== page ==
Acting is something that I just cannot live without, it really is inexplicable. It is an activity that both challenges me and makes me feel fulfilled. I am also witnessing our local entertainment scene shift and evolve and I want to play an active role in making that happen.
How did you prepare for the role? Do you feel pressured now that you’ve landed your first leading role?
Luna was my first lead role, and I was extremely excited but also daunted. I am lucky to have worked with amazing directors who helped me shape the role and were willing to answer any questions that I may have had. I feel immense pressure but I am also hungry for more work! I watch my work intently and I know there is so much more I can do to improve. I’m so grateful to the Alienated team for trusting me with this role and I learnt so much during the process of filming.
Each episode (so far) covers societal topics Gen Zs can relate to, like bullying, beauty standards, cancel culture, etc. Have you had any personal encounters similar to the show? Is there a particular episode that stood out to you?
I love episode four, where the characters constantly feel that they will never look beautiful enough. I think this is something that everyone can relate to. Freckles are very “in-trend” now but when I was a kid, I remember receiving nasty remarks about them. I was insecure about it until I was a teenager, when suddenly the internet decided that freckles were cool.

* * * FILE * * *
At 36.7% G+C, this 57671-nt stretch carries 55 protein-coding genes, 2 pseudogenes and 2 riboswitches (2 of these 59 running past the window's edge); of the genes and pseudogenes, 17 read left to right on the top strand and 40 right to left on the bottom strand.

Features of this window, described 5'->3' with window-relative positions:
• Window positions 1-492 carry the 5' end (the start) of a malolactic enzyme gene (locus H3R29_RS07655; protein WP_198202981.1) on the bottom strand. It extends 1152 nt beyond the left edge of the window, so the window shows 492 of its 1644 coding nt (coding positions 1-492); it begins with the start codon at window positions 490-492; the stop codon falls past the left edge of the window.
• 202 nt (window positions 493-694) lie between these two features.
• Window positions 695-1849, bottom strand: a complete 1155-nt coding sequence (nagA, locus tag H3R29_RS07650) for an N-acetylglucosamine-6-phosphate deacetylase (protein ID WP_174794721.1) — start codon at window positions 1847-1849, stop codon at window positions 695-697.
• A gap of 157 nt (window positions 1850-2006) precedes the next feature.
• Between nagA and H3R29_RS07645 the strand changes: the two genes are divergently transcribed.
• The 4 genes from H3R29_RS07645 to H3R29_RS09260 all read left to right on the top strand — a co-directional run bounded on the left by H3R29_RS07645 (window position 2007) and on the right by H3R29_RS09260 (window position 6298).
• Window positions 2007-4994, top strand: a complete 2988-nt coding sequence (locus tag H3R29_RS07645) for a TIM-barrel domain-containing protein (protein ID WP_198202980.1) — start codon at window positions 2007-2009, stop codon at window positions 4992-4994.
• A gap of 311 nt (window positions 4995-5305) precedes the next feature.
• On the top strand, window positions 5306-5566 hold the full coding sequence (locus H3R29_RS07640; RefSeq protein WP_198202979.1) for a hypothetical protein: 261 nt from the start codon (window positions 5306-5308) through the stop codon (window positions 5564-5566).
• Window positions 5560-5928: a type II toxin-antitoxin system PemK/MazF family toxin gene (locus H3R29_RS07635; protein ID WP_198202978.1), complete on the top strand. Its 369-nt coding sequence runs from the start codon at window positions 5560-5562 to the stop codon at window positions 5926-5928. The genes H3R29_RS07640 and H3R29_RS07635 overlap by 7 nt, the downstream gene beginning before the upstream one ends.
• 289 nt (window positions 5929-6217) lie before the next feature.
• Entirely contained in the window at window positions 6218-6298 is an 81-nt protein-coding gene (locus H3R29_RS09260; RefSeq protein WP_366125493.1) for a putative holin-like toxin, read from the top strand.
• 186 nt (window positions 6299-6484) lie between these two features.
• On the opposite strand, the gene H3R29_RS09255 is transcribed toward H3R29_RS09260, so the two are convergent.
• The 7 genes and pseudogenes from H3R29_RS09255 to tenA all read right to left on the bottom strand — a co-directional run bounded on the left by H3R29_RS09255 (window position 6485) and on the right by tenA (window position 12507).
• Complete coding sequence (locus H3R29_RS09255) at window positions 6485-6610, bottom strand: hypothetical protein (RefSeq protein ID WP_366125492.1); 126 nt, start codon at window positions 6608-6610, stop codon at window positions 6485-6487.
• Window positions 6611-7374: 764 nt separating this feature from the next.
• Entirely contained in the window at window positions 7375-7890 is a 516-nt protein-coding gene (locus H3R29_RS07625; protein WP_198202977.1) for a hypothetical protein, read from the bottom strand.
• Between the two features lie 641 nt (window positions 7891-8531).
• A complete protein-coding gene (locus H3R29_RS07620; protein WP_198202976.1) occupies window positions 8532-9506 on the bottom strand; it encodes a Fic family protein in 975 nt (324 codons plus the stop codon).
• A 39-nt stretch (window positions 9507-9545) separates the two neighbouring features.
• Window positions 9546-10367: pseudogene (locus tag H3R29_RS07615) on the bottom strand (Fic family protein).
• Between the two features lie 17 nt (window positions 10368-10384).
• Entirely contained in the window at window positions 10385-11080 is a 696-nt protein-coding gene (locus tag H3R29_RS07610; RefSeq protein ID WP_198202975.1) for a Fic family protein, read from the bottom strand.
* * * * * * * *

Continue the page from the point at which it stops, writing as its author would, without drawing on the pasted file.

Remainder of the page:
Furthermore, as an actor, I sometimes fall into the rabbit hole of worrying about my image and whether or not I look as good as many female actors do. I think that episode four is a good reminder that beauty standards can be very unhealthy and we need to focus on the more important things in life. What I remind myself to focus on is the value of my work and that I should commit myself to bettering my skills.
What was it like working with your father, considering both of you have more screen time?
It was wonderful! My father and I have a very good working relationship – we respect each other’s space and know how to play to each other’s strengths. He is someone who has dedicated his entire life to his passion and I truly admire that about him. We don’t get to see each other that often so it was lovely to be able to see him on set and see him in his element.
Luna is constantly searching for happiness in alternate universes. What makes you happy?